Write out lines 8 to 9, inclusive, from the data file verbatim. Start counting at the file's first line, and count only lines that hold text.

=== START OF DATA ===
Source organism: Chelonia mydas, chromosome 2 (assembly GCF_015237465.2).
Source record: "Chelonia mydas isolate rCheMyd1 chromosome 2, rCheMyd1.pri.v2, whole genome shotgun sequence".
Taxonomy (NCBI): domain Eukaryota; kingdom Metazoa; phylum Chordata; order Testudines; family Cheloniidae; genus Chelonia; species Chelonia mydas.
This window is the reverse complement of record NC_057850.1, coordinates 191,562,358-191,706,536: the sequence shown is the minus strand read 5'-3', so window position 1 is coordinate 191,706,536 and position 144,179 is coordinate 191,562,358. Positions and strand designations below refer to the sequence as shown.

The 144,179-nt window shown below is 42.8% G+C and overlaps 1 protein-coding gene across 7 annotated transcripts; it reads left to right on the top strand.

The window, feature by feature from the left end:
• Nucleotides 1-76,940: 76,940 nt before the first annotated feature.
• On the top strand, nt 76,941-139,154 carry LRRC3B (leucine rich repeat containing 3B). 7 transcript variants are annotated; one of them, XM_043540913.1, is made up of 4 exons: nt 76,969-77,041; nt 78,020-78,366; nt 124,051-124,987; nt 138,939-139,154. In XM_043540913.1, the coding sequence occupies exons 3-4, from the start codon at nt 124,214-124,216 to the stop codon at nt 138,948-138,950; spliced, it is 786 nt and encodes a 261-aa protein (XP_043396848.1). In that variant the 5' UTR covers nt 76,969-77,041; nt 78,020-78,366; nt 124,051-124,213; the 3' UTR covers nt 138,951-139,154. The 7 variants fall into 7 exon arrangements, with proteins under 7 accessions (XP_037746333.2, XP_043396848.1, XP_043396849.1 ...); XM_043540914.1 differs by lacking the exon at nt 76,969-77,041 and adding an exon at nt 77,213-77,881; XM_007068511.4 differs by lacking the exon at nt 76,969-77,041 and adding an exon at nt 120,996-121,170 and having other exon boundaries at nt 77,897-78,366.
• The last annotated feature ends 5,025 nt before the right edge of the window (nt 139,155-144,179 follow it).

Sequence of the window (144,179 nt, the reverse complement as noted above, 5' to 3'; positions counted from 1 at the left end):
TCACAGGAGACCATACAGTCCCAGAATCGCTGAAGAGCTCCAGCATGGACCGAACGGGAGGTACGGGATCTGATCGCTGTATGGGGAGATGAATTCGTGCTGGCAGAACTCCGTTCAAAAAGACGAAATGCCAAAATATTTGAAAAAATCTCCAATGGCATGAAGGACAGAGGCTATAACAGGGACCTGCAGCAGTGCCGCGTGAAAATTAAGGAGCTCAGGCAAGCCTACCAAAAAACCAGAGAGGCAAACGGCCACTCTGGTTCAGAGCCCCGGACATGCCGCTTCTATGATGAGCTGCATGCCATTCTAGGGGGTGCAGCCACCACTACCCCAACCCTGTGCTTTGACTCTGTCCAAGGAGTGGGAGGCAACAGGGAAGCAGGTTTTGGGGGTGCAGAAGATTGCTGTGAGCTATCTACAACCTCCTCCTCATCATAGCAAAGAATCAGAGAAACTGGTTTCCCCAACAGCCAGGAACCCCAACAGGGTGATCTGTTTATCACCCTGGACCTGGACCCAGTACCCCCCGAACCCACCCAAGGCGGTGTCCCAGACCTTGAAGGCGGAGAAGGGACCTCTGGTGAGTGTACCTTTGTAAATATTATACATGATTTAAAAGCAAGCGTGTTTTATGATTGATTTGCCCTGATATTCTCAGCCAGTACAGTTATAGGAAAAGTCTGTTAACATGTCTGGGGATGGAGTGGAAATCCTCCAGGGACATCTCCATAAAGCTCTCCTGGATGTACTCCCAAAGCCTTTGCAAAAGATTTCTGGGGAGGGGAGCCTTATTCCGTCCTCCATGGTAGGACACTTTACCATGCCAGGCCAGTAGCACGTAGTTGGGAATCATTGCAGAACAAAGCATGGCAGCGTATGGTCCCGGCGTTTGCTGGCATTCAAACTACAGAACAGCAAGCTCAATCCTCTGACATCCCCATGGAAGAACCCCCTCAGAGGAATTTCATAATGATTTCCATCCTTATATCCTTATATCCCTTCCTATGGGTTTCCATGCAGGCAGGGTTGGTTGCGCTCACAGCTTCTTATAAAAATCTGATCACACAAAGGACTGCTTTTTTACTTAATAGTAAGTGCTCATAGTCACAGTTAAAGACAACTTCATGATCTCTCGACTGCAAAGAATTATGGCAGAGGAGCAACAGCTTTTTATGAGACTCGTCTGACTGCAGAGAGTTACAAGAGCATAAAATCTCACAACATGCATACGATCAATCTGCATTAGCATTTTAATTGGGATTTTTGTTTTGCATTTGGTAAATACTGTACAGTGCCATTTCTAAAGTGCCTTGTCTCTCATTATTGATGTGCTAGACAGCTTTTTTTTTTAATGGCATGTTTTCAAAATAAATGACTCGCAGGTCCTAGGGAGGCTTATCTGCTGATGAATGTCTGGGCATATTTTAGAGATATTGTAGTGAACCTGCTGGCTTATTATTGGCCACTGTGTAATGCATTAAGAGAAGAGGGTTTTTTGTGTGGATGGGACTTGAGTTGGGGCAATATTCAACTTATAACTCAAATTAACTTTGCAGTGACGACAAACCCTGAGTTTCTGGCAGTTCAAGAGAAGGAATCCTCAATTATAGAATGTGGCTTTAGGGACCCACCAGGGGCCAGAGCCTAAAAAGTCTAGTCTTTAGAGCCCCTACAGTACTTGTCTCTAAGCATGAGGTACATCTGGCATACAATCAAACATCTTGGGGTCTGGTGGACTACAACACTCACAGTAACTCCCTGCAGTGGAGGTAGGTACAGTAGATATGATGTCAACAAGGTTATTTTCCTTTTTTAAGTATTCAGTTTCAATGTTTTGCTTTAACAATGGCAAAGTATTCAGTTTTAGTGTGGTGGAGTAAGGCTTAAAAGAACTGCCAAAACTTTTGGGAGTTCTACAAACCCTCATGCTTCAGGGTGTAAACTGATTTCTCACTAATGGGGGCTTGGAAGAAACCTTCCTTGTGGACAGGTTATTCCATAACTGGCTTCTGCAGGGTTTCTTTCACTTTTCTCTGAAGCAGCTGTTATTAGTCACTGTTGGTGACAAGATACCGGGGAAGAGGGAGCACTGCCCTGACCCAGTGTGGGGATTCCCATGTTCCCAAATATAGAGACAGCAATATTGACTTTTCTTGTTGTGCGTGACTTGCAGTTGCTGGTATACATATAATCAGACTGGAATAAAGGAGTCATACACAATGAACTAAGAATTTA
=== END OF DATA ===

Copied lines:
• On the top strand, nt 76,941-139,154 carry LRRC3B (leucine rich repeat containing 3B). 7 transcript variants are annotated; one of them, XM_043540913.1, is made up of 4 exons: nt 76,969-77,041; nt 78,020-78,366; nt 124,051-124,987; nt 138,939-139,154. In XM_043540913.1, the coding sequence occupies exons 3-4, from the start codon at nt 124,214-124,216 to the stop codon at nt 138,948-138,950; spliced, it is 786 nt and encodes a 261-aa protein (XP_043396848.1). In that variant the 5' UTR covers nt 76,969-77,041; nt 78,020-78,366; nt 124,051-124,213; the 3' UTR covers nt 138,951-139,154. The 7 variants fall into 7 exon arrangements, with proteins under 7 accessions (XP_037746333.2, XP_043396848.1, XP_043396849.1 ...); XM_043540914.1 differs by lacking the exon at nt 76,969-77,041 and adding an exon at nt 77,213-77,881; XM_007068511.4 differs by lacking the exon at nt 76,969-77,041 and adding an exon at nt 120,996-121,170 and having other exon boundaries at nt 77,897-78,366.
• The last annotated feature ends 5,025 nt before the right edge of the window (nt 139,155-144,179 follow it).